Guests enjoyed the communal environment, with group activities in the ballroom, a drawing room with grand piano, a billiard room, lounge and cafe. Summer leisure activities included guided walks, horse riding, tennis, billiards and table tennis. A swimming pool was later added. Croquet on the elegant lawns was another popular past time. In winter, skiing was supreme, with onsite ski hire, instructors and transport to the Dingo Dell ski run. Evening activities included dances in the ballroom and films on Sunday nights. Nearby Lake Catani was an easy walk from the chalet, popular for swimming, fishing and ice skating in winter.

Organised day trips by car or bus to the Buckland Valley, the Kiewa Vally and Mt. Hotham gave guests a taste of wonderful alpine scenery.

Couples ballroom dancing in the Ballroom, Mount Buffalo Chalet.
Mount Buffalo Chalet in Mount Buffalo National Park, Victoria, [Between 1938 and 1949]; H2017.209/3
Three people playing billiards. A woman aims a billiard  cue stick at a ball on the pool table while a man watches, holding a cue stick. Another woman watches.
Woman playing billiards at Mount Buffalo Chalet, man and woman looking on, [ca. 1945-ca. 1956]; H91.50/288
Two men and two women  sit on chairs and a sofa in front of a large window in the drawing room. The view shows large gum trees and mountains in the distance. One woman reads.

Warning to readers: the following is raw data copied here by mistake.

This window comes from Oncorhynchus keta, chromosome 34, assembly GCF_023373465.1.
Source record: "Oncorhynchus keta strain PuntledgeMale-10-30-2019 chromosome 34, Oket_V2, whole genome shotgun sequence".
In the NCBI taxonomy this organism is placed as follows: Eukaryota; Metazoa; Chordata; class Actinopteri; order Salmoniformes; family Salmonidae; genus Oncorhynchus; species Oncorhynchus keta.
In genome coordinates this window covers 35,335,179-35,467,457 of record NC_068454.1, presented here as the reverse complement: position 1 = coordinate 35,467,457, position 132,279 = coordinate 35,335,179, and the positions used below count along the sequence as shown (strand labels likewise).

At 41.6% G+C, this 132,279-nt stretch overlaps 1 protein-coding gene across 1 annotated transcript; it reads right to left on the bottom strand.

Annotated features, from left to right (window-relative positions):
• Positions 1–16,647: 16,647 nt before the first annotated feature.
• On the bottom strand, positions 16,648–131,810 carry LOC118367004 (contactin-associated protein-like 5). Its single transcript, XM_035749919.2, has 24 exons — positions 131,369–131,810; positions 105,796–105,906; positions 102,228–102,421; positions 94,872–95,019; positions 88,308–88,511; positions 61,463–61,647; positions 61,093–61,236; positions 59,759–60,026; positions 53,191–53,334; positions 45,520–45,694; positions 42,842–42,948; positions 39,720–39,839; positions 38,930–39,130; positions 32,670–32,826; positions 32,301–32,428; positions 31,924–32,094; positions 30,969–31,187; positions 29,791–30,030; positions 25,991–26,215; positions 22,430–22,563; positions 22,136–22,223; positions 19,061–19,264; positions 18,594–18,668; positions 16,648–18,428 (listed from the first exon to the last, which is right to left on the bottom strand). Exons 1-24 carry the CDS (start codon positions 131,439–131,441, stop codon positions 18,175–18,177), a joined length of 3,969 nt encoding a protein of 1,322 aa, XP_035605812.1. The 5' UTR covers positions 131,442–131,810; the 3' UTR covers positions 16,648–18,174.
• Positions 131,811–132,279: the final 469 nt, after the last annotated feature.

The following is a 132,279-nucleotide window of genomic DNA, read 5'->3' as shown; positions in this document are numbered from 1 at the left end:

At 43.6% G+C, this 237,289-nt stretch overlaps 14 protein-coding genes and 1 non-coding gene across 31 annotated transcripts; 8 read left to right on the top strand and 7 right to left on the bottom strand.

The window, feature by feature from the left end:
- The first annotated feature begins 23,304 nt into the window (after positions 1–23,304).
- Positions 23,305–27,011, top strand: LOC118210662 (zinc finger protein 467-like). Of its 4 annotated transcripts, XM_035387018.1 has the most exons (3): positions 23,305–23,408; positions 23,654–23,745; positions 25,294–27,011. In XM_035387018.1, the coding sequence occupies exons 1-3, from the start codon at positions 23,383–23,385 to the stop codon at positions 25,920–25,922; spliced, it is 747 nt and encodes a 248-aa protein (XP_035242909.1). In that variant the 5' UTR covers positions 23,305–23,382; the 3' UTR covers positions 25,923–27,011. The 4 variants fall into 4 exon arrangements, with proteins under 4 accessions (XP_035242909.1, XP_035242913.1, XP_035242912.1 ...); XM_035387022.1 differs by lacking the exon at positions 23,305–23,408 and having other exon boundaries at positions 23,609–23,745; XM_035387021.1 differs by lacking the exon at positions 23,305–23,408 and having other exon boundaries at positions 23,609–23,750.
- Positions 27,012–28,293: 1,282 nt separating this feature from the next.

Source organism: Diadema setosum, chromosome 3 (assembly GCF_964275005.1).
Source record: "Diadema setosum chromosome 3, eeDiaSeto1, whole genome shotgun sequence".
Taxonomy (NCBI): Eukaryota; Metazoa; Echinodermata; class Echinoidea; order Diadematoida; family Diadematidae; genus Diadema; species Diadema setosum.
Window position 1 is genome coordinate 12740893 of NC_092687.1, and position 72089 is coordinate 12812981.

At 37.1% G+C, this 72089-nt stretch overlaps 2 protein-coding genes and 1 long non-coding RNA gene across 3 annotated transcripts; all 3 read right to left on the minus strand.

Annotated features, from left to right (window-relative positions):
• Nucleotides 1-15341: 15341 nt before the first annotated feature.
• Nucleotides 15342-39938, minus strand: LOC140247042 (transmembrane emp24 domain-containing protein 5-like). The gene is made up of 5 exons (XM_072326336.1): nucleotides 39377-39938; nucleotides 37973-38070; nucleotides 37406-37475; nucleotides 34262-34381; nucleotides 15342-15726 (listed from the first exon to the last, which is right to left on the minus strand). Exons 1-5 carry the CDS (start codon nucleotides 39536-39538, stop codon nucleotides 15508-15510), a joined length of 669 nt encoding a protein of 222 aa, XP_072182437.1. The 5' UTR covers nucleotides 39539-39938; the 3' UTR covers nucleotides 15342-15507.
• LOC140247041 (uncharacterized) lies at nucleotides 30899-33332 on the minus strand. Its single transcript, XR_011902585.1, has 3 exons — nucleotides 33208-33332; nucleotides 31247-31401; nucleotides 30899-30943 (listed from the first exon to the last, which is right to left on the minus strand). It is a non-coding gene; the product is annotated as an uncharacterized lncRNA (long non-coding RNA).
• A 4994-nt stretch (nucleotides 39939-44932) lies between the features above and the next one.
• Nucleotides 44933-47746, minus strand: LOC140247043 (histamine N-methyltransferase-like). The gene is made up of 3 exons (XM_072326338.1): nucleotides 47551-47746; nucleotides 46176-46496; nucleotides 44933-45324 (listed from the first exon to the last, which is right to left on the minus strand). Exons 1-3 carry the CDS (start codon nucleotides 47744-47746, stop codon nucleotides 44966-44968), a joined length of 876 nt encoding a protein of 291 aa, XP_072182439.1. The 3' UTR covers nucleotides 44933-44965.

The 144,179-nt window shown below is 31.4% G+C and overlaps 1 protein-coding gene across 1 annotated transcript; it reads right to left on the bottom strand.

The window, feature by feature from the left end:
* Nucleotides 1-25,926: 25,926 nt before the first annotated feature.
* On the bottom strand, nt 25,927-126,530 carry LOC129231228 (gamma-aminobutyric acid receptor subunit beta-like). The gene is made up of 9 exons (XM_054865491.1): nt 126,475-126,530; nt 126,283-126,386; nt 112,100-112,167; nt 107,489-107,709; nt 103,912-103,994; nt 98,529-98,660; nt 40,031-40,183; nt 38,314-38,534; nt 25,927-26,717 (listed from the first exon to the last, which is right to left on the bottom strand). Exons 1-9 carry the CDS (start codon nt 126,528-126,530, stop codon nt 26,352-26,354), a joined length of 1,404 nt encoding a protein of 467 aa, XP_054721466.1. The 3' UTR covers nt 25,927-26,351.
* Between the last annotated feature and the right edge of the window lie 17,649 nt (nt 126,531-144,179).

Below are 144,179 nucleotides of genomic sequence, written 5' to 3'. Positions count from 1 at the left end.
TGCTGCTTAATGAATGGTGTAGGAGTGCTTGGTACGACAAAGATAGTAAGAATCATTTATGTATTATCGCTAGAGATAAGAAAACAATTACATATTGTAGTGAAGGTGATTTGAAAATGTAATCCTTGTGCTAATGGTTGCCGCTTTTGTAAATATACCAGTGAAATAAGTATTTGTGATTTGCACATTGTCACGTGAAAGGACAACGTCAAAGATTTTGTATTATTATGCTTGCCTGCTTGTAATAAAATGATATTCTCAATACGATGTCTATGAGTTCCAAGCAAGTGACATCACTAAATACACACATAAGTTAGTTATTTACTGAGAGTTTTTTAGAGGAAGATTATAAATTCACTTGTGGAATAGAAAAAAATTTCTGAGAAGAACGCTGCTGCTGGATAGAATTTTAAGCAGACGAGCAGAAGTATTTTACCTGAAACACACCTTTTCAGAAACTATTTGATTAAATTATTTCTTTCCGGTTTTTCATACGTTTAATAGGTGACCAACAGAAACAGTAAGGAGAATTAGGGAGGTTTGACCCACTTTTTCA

Drawing Room, Chalet, Mt. Buffalo, February 1946; H91.330/4557
Guests enjoying Christmas activities in the ballroom. The room is decorated with Christmas decorations.
A barn dance for the guests at Mount Buffalo Chalet, with Sam Haddad in centre,1956; H92.250/1159

Catering at the chalet was superb. Substantial meals were served in the formal dining room, where guests could meet others at their designated tables, complete with silver service and linen table cloths. On Sundays, a high tea of scones, jam and cream was served. Daily newspapers and a library were available. A café near the dining room was a popular rendezvous for morning and afternoon tea.

The  dining room, with round tables and high wooden chairs. The tables are covered in linen table cloths with  drinking glasses and serviettes. Large windows with curtains in the background.